Ardea
Official journal of the Netherlands Ornithologists' Union

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van Oordt G.J. & Kruijt J.P. (1954) Birds, observed on a voyage in the South Atlantic and Southern Oceans in 1951/1952. ARDEA 42 (3-4): 245-280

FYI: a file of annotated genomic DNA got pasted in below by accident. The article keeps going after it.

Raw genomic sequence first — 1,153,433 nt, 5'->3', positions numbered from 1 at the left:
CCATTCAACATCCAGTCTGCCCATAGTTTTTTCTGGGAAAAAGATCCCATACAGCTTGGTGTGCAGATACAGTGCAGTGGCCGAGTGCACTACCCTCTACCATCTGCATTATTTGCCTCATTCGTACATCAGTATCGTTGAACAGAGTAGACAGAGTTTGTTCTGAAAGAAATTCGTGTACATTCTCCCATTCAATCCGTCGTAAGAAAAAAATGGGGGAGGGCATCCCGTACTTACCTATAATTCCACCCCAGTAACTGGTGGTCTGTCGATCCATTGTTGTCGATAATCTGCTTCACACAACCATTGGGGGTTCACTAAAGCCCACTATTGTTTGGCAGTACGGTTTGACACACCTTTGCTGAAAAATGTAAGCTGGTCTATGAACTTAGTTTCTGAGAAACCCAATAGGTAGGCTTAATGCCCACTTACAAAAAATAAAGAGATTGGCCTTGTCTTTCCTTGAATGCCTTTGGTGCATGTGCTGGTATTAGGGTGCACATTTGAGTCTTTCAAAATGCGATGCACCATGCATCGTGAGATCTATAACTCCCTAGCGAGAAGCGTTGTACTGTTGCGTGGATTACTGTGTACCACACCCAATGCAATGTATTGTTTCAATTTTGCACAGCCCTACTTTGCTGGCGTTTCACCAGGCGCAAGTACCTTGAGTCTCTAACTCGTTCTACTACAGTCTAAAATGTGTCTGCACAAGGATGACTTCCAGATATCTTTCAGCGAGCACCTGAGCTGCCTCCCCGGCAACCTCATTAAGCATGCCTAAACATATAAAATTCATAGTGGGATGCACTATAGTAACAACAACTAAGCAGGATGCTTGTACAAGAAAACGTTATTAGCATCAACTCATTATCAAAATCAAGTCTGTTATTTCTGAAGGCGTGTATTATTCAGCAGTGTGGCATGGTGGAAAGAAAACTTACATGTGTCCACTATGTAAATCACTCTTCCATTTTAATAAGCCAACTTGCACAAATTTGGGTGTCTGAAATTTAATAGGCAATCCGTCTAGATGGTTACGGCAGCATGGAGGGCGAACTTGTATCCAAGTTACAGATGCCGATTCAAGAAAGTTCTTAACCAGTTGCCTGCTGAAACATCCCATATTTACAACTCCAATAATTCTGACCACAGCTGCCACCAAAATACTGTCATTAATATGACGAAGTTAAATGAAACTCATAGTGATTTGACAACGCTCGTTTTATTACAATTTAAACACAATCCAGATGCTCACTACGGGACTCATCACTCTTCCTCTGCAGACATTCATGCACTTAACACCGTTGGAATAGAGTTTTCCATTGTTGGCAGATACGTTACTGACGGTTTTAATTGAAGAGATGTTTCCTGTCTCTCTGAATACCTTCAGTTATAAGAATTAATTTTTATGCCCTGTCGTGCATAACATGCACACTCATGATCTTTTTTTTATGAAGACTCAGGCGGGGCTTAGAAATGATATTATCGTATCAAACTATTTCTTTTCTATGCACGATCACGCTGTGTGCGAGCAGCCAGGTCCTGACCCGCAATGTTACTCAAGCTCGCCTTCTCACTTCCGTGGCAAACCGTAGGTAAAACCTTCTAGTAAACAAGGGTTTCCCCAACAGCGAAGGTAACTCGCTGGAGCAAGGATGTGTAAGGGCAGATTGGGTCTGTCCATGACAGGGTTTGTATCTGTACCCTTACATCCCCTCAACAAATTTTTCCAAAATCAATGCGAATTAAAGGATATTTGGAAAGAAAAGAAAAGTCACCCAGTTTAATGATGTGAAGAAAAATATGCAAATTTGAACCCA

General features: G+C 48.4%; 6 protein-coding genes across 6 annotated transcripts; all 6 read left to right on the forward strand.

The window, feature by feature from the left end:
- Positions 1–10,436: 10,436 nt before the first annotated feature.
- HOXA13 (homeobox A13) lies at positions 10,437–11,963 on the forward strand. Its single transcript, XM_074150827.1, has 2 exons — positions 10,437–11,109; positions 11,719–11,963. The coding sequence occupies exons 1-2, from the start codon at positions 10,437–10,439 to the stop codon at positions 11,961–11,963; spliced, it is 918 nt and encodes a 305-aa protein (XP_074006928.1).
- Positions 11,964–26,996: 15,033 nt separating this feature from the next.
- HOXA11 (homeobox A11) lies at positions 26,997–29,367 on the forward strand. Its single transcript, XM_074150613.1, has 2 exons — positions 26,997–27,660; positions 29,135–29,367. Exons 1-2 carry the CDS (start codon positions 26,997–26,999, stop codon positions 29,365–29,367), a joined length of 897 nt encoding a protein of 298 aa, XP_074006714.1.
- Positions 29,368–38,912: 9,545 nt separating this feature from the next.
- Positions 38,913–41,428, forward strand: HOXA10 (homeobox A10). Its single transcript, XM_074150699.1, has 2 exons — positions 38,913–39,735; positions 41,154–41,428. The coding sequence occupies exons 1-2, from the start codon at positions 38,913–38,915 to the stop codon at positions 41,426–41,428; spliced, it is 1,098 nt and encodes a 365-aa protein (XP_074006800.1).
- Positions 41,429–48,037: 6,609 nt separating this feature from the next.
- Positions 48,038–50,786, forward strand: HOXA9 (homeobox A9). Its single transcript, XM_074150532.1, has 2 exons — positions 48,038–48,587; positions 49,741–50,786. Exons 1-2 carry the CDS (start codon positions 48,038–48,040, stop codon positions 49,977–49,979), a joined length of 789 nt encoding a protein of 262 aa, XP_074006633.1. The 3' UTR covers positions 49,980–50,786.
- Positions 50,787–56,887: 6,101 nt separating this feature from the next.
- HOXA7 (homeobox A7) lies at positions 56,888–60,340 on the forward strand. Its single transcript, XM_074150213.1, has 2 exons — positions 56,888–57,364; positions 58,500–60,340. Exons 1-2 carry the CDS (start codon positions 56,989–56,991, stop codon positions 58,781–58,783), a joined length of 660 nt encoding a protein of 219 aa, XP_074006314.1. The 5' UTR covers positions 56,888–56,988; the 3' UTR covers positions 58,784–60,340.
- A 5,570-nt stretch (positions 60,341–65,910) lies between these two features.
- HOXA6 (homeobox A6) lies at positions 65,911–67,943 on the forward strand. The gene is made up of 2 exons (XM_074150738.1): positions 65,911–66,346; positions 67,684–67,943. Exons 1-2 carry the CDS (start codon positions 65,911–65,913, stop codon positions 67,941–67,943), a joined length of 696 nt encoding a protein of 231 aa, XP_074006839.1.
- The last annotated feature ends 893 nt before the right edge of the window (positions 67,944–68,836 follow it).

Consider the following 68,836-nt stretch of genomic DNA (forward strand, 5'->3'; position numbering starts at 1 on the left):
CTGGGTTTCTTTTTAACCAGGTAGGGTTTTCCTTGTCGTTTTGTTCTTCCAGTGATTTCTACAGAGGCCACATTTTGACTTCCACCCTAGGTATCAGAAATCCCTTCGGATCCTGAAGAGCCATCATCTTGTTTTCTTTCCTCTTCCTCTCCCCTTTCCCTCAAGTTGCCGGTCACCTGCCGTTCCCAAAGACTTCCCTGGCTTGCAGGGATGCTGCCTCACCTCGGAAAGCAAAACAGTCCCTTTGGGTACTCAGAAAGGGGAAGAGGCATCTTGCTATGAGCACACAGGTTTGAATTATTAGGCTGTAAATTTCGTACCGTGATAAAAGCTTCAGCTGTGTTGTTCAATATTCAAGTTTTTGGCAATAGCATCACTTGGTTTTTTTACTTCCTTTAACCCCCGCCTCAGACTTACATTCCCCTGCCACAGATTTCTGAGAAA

On a voyage in the Southern Ocean from Cape Town along the Antarctic Continent to the Ross Sea and back in January, February and March 1952 the following facts were stated: 1. Vast numbers of antarctic birds, especially of Procellariiformes, were met with everywhere in the Southern Ocean and on the whole they were uniformly distributed here. As hundreds of birds were found by us many hundreds and even thousands of miles from the nearest breeding colonies known, these birds must be considered summering birds. They mostly comprise juvenile, not yet mature birds, but in those cases in which the adult birds can be distinguished in the field (Diomedea melanophris, Diomedea exulans, Phoebetria palpebrata) it was stated that both juvenile and adult birds were summering, at large distances from their nearest breeding colonies. 2. Spectacular migratory movements of Puffinus griseus were seen in February 1952 along the Antarctic Continent, off Wilkes Land, i.e. between about 100 E. and 160 E. 3, Oceanites oceanicus migrated in large numbers along the Antarctic Continent during our return voyage in February and March 1952. 4. In March 1952 on the homeward voyage several Sterna paradisaea were seen in the Antarctic Ocean migrating along the Antarctic Continent in a westerly direction. 5. It was found that Hjdrobates pelagicus winters in large numbers in the Cape seas, also S. of the Cape. 6. Two single Phalaropus julicarius seen 19 Jan. 1952 at 41 30' S., 2,8 E., i.e. about 600 nautical miles S. E. of S. Africa, proved that this species also winters south of the Cape. 7. Diomedea cauta was met with frequently in the Cape seas. 8. Puffinus diomedea was found in large numbers in the Cape seas during the southern summer. 9. Several species were encountered in well-defined areas of the Southern Ocean: Pterodroma inexpectata was absent west of 95 E. and Procellaria aequinoctialis was not observed east of 100 E. Moreover, Diomedea melanophris and Pterodroma lessonii were limited to two separate areas, and Diomedea chrysostoma was absent between 100 E. and 140 E. 10. The southernmost observation of any Diving Petrel, probably of a Georgian Diving Petrel (Pelecanoides georgica), was made on 21 Febr. 1952 at 6840' S. and 173 E., i.e. at the western entrance of the Ross Sea.


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